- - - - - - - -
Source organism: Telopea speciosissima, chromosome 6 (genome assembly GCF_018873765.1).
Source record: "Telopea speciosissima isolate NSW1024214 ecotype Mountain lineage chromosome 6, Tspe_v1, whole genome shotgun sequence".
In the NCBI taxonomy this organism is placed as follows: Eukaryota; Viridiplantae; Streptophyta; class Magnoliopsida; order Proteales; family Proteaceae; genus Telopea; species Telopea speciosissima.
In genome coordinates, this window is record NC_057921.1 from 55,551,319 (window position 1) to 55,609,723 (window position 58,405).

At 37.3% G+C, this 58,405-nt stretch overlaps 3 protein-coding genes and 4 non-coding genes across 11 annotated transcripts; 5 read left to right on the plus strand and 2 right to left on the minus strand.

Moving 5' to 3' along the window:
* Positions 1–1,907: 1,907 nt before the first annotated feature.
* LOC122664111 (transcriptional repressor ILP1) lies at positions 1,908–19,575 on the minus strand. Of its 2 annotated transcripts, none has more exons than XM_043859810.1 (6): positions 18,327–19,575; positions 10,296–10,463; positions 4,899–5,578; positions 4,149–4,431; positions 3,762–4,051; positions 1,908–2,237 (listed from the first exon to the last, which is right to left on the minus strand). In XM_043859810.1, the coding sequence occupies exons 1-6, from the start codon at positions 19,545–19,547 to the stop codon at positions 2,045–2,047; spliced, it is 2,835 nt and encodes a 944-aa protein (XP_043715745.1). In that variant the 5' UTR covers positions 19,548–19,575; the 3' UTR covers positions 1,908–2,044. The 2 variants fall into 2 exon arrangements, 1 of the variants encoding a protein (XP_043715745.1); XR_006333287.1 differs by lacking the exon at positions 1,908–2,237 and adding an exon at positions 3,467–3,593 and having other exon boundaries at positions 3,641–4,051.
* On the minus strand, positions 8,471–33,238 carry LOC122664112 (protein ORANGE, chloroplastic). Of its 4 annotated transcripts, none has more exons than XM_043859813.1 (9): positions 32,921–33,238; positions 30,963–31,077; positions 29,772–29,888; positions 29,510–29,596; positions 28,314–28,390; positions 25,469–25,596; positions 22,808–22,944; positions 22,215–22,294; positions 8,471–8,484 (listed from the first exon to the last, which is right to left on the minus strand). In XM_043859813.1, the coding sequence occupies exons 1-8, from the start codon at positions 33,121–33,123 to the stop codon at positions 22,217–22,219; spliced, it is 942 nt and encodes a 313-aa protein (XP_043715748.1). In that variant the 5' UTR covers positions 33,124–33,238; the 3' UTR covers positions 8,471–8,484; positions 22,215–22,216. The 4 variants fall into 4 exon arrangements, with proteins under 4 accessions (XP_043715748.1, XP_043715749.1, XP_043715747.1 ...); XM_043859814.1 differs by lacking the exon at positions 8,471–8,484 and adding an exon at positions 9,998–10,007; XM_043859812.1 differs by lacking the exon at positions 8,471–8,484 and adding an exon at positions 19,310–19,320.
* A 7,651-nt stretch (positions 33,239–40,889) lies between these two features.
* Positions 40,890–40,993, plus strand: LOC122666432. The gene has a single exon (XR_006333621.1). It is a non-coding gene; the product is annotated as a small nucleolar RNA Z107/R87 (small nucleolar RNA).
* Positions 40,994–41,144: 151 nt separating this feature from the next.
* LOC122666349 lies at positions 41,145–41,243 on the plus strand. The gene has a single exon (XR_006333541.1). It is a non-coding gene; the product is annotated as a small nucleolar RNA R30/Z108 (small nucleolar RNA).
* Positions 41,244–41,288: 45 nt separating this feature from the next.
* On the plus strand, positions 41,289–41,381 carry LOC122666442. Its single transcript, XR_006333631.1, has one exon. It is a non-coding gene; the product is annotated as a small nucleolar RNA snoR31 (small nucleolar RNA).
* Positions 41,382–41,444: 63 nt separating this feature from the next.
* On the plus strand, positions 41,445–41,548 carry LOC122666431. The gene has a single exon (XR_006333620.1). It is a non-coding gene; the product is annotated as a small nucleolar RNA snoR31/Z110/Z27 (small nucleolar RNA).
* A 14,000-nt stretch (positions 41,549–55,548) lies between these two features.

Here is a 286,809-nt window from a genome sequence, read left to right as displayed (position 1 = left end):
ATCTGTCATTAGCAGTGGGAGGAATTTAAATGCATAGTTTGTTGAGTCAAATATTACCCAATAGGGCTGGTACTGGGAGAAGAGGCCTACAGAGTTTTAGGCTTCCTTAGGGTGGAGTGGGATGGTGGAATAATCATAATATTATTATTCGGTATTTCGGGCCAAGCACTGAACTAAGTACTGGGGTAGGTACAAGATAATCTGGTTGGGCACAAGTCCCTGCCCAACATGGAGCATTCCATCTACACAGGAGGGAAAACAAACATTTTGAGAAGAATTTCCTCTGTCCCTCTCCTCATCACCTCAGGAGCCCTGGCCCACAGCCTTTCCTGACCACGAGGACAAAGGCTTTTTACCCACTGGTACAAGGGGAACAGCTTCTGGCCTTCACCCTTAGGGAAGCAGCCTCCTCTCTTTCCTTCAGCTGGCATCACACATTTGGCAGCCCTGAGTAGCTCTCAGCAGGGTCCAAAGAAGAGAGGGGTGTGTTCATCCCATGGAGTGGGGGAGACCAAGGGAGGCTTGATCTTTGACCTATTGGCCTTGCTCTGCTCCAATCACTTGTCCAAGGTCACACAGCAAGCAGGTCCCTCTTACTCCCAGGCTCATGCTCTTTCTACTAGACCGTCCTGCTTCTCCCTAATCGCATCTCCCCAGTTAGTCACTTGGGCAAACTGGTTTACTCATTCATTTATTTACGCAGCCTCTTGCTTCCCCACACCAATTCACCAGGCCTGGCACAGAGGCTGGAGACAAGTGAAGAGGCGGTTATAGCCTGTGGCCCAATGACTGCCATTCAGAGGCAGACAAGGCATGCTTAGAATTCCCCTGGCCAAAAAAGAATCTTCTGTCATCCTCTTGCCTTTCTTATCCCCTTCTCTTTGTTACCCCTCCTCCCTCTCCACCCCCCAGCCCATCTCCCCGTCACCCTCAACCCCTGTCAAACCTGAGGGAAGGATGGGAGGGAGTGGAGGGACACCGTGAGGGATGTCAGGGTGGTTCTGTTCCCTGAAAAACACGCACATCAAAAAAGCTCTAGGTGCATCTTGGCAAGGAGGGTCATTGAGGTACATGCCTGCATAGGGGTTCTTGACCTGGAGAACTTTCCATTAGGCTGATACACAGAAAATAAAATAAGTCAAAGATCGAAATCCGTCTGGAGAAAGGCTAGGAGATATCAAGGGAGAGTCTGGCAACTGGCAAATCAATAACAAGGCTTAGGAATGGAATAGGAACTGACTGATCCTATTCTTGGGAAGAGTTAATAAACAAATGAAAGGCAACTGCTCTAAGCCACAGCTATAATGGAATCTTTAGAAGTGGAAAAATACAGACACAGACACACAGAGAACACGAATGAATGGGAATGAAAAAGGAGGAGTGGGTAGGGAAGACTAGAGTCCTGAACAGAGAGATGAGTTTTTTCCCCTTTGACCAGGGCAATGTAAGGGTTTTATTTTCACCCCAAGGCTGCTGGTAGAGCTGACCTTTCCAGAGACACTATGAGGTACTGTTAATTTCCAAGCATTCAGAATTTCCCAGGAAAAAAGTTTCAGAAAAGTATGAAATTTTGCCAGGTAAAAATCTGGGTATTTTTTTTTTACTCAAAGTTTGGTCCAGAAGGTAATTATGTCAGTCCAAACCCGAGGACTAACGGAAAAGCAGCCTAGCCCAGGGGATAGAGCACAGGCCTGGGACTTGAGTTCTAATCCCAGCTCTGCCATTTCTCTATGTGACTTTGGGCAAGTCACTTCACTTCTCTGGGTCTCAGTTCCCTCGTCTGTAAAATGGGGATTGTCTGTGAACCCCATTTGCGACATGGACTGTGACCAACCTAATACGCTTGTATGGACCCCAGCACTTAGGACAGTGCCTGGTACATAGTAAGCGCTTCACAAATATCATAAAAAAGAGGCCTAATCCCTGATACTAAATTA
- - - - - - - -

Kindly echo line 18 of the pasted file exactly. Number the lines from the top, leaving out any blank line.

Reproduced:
* A 14,000-nt stretch (positions 41,549–55,548) lies between these two features.